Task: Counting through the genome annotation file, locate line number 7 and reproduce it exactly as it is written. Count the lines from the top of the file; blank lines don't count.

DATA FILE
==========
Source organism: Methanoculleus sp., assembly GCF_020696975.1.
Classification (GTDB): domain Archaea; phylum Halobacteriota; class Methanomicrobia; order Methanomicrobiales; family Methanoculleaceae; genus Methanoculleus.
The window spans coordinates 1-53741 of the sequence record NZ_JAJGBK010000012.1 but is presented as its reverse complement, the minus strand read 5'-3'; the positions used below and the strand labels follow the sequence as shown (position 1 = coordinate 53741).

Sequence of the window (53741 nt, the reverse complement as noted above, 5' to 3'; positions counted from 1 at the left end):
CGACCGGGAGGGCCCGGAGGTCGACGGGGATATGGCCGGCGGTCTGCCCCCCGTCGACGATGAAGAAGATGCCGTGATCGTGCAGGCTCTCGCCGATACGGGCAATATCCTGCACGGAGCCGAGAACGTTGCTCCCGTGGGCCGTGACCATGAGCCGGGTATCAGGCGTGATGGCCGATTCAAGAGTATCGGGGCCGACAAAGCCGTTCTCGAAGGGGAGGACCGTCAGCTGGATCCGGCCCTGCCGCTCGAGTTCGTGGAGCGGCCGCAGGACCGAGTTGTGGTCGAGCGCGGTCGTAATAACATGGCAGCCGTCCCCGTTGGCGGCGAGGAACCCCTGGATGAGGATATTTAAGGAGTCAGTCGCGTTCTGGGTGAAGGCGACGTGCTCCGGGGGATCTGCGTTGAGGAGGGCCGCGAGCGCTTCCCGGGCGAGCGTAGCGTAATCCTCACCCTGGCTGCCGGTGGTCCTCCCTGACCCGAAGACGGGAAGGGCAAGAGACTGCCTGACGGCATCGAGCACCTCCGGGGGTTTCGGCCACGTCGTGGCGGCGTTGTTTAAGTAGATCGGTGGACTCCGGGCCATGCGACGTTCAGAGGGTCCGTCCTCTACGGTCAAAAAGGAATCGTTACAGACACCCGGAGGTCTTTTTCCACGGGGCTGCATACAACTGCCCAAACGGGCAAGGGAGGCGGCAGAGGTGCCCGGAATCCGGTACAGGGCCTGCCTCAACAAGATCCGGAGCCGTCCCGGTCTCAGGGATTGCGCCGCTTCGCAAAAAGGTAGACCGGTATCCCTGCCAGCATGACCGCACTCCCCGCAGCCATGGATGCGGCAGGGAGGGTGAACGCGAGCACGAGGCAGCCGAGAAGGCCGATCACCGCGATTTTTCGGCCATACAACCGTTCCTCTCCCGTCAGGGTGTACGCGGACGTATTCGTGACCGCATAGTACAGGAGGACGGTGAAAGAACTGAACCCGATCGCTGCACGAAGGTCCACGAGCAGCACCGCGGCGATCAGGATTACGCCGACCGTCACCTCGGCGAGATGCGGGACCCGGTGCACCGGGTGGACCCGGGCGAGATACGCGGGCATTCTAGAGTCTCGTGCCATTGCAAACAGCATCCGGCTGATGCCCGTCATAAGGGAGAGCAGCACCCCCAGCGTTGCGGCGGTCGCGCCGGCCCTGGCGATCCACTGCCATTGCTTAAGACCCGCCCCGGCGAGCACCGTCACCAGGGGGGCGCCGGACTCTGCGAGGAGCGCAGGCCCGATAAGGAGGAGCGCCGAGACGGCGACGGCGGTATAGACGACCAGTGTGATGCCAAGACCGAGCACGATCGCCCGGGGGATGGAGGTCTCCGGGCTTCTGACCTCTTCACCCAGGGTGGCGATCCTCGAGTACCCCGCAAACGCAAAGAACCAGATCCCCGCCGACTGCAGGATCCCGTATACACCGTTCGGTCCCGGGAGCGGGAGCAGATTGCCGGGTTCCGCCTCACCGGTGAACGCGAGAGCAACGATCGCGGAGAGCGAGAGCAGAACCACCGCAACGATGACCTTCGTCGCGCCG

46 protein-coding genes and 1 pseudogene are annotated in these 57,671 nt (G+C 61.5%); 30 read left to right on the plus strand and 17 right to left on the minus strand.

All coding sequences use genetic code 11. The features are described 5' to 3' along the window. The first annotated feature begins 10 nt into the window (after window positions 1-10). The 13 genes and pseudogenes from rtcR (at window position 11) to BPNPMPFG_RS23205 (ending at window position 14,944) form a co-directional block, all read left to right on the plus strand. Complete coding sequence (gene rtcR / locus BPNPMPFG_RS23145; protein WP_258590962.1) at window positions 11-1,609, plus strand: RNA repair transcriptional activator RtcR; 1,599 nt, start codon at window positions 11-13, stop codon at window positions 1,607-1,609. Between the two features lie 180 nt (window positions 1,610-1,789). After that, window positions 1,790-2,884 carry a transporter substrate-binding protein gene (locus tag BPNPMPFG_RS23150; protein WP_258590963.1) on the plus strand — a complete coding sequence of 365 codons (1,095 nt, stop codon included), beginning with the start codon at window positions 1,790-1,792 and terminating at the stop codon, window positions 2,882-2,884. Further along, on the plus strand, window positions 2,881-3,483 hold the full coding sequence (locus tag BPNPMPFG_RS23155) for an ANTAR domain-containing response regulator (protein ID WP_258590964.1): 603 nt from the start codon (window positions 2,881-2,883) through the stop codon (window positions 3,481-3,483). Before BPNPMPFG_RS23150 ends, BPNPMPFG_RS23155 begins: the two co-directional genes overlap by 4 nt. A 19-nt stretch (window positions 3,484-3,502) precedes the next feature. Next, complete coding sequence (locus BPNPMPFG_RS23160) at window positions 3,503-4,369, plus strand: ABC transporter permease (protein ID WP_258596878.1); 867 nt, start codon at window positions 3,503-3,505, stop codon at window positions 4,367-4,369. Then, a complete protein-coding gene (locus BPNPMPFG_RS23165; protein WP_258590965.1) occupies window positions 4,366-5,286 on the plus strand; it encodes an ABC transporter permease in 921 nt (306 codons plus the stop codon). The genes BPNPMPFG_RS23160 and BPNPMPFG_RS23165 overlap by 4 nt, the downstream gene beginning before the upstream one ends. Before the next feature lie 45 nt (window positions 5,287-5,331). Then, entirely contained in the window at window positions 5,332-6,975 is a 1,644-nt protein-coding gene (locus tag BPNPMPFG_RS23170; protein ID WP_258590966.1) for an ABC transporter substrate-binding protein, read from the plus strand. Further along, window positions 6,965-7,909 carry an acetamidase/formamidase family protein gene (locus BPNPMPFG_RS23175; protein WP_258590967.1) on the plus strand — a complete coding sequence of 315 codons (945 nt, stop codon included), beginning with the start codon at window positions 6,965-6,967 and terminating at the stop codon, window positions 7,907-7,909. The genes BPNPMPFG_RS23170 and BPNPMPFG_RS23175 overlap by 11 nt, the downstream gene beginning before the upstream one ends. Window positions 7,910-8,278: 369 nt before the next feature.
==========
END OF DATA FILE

All coding sequences use genetic code 11. The features are described 5' to 3' along the window. The first annotated feature begins 10 nt into the window (after window positions 1-10). The 13 genes and pseudogenes from rtcR (at window position 11) to BPNPMPFG_RS23205 (ending at window position 14,944) form a co-directional block, all read left to right on the plus strand. Complete coding sequence (gene rtcR / locus BPNPMPFG_RS23145; protein WP_258590962.1) at window positions 11-1,609, plus strand: RNA repair transcriptional activator RtcR; 1,599 nt, start codon at window positions 11-13, stop codon at window positions 1,607-1,609. Between the two features lie 180 nt (window positions 1,610-1,789). After that, window positions 1,790-2,884 carry a transporter substrate-binding protein gene (locus tag BPNPMPFG_RS23150; protein WP_258590963.1) on the plus strand — a complete coding sequence of 365 codons (1,095 nt, stop codon included), beginning with the start codon at window positions 1,790-1,792 and terminating at the stop codon, window positions 2,882-2,884. Further along, on the plus strand, window positions 2,881-3,483 hold the full coding sequence (locus tag BPNPMPFG_RS23155) for an ANTAR domain-containing response regulator (protein ID WP_258590964.1): 603 nt from the start codon (window positions 2,881-2,883) through the stop codon (window positions 3,481-3,483). Before BPNPMPFG_RS23150 ends, BPNPMPFG_RS23155 begins: the two co-directional genes overlap by 4 nt. A 19-nt stretch (window positions 3,484-3,502) precedes the next feature. Next, complete coding sequence (locus BPNPMPFG_RS23160) at window positions 3,503-4,369, plus strand: ABC transporter permease (protein ID WP_258596878.1); 867 nt, start codon at window positions 3,503-3,505, stop codon at window positions 4,367-4,369. Then, a complete protein-coding gene (locus BPNPMPFG_RS23165; protein WP_258590965.1) occupies window positions 4,366-5,286 on the plus strand; it encodes an ABC transporter permease in 921 nt (306 codons plus the stop codon). The genes BPNPMPFG_RS23160 and BPNPMPFG_RS23165 overlap by 4 nt, the downstream gene beginning before the upstream one ends. Before the next feature lie 45 nt (window positions 5,287-5,331). Then, entirely contained in the window at window positions 5,332-6,975 is a 1,644-nt protein-coding gene (locus tag BPNPMPFG_RS23170; protein ID WP_258590966.1) for an ABC transporter substrate-binding protein, read from the plus strand. Further along, window positions 6,965-7,909 carry an acetamidase/formamidase family protein gene (locus BPNPMPFG_RS23175; protein WP_258590967.1) on the plus strand — a complete coding sequence of 315 codons (945 nt, stop codon included), beginning with the start codon at window positions 6,965-6,967 and terminating at the stop codon, window positions 7,907-7,909. The genes BPNPMPFG_RS23170 and BPNPMPFG_RS23175 overlap by 11 nt, the downstream gene beginning before the upstream one ends. Window positions 7,910-8,278: 369 nt before the next feature.